Understatement. Sometimes, it’s just the thing.
At certain points in your novel, in an effort to be explicit, you might be creating barriers of words that keep the reader from fully entering the story. They shouldn’t have to sift through the rubble of your exploded verbiage to find what it’s really about. Understatement invites your reader’s active participation by leaving small gaps into which the she can insert understanding from the vast warehouse of images in her own mind.
The authors we’ll look at today do an amazing job of guiding the reader toward a specific experience and then standing out of his way while he digests it.
Understated emotional peaks
Ron McLarty uses this mad skill to wonderful effect in his novel, The Memory of Running, right from the get-go. In the opening scenes, Smithy Ide is saying a poignant good-bye to his parents, who were in a horrific car crash on the way home from the family’s annual vacation and then whisked to different hospitals.
Smithy is a 43-year-old supervisor at a toy factory who makes sure the arms on SEAL action figures are assembled palms in. He describes himself as “fat and drunk and cigarette-stained.” This does nothing to endear me to him. I have a rough history with alcoholics, hate cigarettes, and was born to a fat-obsessed mother.
But then McLarty lays in an important line of subtext: “I would have given my car to anyone, right there, if I could have been sober.”
Bloody hell. Got me.
We’re only on page 19 when Smithy stands beside his dying mother. He listens to her little breaths. Puffs, really. He pushes her thin hair onto the pillow with his fingers, and says:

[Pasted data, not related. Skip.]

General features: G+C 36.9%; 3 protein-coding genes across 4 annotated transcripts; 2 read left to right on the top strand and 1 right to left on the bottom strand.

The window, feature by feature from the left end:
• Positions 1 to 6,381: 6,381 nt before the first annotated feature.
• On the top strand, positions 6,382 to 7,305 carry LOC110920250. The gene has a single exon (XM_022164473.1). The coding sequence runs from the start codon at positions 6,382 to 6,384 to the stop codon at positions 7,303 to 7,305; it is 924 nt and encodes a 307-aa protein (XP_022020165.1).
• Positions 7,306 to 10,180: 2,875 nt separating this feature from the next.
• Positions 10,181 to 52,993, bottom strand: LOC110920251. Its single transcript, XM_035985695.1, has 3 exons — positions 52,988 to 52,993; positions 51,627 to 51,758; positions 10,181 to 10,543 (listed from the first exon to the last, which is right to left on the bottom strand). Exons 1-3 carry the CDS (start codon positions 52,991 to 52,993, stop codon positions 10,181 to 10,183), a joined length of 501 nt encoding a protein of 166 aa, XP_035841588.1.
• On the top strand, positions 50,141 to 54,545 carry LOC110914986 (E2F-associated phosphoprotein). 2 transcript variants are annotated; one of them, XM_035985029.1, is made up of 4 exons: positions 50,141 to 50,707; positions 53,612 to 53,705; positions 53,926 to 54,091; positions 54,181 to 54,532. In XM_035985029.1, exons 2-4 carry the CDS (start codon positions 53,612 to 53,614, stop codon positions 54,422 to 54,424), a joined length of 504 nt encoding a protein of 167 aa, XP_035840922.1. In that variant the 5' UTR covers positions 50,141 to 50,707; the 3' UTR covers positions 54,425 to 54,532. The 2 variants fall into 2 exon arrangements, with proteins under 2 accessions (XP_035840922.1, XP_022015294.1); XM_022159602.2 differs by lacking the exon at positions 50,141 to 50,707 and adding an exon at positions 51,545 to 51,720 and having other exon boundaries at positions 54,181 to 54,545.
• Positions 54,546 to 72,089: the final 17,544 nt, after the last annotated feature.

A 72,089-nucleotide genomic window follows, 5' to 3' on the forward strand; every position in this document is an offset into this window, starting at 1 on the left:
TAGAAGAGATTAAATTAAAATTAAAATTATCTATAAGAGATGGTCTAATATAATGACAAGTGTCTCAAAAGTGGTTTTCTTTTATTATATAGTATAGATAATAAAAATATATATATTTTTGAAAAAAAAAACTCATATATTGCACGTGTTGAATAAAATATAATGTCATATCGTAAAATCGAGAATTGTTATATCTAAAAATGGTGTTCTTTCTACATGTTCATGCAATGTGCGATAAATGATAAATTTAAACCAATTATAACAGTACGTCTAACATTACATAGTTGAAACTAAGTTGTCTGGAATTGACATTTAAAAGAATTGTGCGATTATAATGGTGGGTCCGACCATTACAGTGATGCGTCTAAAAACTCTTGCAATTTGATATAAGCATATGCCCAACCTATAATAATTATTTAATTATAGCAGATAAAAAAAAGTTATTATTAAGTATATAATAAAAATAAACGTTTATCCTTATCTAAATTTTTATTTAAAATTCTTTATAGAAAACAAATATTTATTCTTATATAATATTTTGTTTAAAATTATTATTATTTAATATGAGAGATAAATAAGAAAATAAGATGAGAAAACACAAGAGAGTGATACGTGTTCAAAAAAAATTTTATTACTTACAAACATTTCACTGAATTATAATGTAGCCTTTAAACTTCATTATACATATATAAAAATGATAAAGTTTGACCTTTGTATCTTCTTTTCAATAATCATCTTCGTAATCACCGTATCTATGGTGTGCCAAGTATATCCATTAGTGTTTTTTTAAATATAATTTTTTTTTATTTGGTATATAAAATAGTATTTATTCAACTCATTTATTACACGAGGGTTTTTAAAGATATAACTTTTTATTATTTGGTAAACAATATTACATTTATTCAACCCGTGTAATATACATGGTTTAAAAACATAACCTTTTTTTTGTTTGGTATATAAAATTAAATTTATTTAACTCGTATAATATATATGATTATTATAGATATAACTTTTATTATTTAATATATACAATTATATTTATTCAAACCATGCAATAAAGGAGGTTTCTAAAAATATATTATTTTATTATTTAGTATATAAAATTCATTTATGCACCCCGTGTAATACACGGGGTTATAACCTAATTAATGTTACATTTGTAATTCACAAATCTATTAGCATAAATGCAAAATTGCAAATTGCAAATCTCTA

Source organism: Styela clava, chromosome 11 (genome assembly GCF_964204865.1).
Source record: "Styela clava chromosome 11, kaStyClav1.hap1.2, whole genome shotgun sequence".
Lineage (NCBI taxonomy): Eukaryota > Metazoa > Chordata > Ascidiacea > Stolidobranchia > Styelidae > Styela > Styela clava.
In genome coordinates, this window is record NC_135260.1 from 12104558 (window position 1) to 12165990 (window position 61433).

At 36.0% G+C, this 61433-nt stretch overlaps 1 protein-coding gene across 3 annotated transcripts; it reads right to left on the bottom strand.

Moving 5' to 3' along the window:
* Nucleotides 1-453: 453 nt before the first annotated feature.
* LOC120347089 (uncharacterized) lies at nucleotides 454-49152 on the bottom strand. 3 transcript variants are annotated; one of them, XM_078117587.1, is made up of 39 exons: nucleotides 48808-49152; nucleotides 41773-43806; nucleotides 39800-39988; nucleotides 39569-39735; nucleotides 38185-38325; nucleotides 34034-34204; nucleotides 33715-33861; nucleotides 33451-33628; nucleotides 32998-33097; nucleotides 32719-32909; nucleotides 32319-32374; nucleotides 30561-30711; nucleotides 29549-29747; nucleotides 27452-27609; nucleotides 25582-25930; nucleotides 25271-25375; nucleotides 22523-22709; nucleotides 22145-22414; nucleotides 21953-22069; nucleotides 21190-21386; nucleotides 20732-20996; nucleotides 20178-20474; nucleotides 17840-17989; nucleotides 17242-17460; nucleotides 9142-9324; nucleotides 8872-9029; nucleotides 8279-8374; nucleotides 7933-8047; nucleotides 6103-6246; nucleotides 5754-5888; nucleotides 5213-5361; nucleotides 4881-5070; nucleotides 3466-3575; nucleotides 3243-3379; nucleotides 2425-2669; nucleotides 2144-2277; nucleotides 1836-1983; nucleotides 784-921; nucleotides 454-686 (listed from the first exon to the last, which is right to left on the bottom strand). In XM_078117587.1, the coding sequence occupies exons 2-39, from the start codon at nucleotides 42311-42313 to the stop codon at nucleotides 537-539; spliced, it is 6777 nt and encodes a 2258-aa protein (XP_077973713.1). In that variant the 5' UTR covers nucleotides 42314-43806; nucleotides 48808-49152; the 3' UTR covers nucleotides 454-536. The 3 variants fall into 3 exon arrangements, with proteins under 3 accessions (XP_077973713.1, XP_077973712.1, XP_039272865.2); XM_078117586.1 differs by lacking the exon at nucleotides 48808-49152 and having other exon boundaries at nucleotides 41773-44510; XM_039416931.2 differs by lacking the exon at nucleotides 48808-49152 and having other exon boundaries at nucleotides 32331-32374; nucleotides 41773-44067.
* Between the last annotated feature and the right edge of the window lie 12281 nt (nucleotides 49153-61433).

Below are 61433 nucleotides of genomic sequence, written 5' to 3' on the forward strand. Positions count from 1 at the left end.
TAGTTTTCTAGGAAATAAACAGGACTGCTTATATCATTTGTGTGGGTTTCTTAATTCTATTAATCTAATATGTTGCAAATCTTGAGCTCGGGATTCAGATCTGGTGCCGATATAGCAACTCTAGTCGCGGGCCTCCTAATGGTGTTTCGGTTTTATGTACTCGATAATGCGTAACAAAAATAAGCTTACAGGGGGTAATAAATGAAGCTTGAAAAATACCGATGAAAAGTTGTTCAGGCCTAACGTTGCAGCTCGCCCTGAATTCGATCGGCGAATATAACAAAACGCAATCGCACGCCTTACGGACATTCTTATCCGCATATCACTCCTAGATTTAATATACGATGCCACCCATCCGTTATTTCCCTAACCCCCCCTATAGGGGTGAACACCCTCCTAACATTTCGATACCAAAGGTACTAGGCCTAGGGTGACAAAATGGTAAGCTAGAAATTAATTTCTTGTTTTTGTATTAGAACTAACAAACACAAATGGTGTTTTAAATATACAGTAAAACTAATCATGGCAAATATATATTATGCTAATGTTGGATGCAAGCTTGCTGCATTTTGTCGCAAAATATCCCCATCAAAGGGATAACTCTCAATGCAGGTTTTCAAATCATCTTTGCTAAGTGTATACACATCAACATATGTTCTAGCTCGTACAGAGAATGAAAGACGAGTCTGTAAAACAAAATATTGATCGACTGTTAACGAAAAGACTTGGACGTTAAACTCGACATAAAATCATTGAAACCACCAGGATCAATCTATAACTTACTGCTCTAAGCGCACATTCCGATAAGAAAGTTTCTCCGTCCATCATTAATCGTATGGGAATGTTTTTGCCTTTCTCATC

McLarty doesn’t make the mistake of telling the reader his character feels helpless. He doesn’t have to—that one generic word oozes with helplessness that the reader can’t help but feel.
Note that while McLarty uses a generic word, he has not relied upon a generic feeling. Many openings at deathbeds and funerals fail to move readers because the writer assumes that all readers will feel sad at such occasions. Not so. Death is often a tragedy but it can also be a relief, a payback, a disappointment, a reward, or a simple closing of a door. McLarty succeeds here because he uses every blessed one of those first 19 pages to create within Smithy a mountain of character, so when he balances that one word “there’ on the summit, we’ll know that Smithy’s powerlessness extends to every aspect of his life.
If McLarty can pull this off in the first 19 pages, you can certainly use the entirety of accumulating subtext in your novel to say volumes in its one final image.
“Rosebud,” anyone? [Read more…]